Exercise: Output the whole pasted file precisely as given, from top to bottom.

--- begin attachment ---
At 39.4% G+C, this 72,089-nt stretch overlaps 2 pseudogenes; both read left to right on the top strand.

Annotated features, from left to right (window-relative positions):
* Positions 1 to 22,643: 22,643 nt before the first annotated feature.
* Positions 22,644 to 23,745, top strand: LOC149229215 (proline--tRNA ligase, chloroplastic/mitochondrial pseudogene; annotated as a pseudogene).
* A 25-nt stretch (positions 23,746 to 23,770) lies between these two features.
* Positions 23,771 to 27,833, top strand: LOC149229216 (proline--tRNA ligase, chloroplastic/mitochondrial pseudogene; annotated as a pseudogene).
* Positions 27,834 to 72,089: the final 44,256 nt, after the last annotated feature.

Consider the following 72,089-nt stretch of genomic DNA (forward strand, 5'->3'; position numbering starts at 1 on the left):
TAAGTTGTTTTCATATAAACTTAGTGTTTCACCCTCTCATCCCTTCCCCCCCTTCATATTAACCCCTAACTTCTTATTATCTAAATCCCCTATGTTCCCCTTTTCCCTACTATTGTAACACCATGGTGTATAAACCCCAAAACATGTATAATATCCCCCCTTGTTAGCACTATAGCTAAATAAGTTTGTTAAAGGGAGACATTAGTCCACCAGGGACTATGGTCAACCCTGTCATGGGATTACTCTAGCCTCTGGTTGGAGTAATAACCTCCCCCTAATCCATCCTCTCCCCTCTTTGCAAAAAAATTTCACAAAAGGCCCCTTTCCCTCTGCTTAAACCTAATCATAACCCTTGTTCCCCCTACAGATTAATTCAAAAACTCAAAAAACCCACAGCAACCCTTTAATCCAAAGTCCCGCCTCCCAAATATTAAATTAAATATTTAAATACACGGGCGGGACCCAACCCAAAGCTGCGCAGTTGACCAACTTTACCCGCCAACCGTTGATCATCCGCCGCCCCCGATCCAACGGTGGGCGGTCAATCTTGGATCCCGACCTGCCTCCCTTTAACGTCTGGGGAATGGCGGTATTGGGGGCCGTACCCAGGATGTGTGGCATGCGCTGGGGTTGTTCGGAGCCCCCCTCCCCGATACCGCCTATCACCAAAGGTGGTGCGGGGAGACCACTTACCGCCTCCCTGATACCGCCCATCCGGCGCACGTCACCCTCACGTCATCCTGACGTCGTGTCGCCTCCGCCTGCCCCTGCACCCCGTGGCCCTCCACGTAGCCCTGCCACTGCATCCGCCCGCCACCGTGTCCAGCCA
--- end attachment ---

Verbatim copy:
At 39.4% G+C, this 72,089-nt stretch overlaps 2 pseudogenes; both read left to right on the top strand.

Annotated features, from left to right (window-relative positions):
* Positions 1 to 22,643: 22,643 nt before the first annotated feature.
* Positions 22,644 to 23,745, top strand: LOC149229215 (proline--tRNA ligase, chloroplastic/mitochondrial pseudogene; annotated as a pseudogene).
* A 25-nt stretch (positions 23,746 to 23,770) lies between these two features.
* Positions 23,771 to 27,833, top strand: LOC149229216 (proline--tRNA ligase, chloroplastic/mitochondrial pseudogene; annotated as a pseudogene).
* Positions 27,834 to 72,089: the final 44,256 nt, after the last annotated feature.

Consider the following 72,089-nt stretch of genomic DNA (forward strand, 5'->3'; position numbering starts at 1 on the left):
TAAGTTGTTTTCATATAAACTTAGTGTTTCACCCTCTCATCCCTTCCCCCCCTTCATATTAACCCCTAACTTCTTATTATCTAAATCCCCTATGTTCCCCTTTTCCCTACTATTGTAACACCATGGTGTATAAACCCCAAAACATGTATAATATCCCCCCTTGTTAGCACTATAGCTAAATAAGTTTGTTAAAGGGAGACATTAGTCCACCAGGGACTATGGTCAACCCTGTCATGGGATTACTCTAGCCTCTGGTTGGAGTAATAACCTCCCCCTAATCCATCCTCTCCCCTCTTTGCAAAAAAATTTCACAAAAGGCCCCTTTCCCTCTGCTTAAACCTAATCATAACCCTTGTTCCCCCTACAGATTAATTCAAAAACTCAAAAAACCCACAGCAACCCTTTAATCCAAAGTCCCGCCTCCCAAATATTAAATTAAATATTTAAATACACGGGCGGGACCCAACCCAAAGCTGCGCAGTTGACCAACTTTACCCGCCAACCGTTGATCATCCGCCGCCCCCGATCCAACGGTGGGCGGTCAATCTTGGATCCCGACCTGCCTCCCTTTAACGTCTGGGGAATGGCGGTATTGGGGGCCGTACCCAGGATGTGTGGCATGCGCTGGGGTTGTTCGGAGCCCCCCTCCCCGATACCGCCTATCACCAAAGGTGGTGCGGGGAGACCACTTACCGCCTCCCTGATACCGCCCATCCGGCGCACGTCACCCTCACGTCATCCTGACGTCGTGTCGCCTCCGCCTGCCCCTGCACCCCGTGGCCCTCCACGTAGCCCTGCCACTGCATCCGCCCGCCACCGTGTCCAGCCA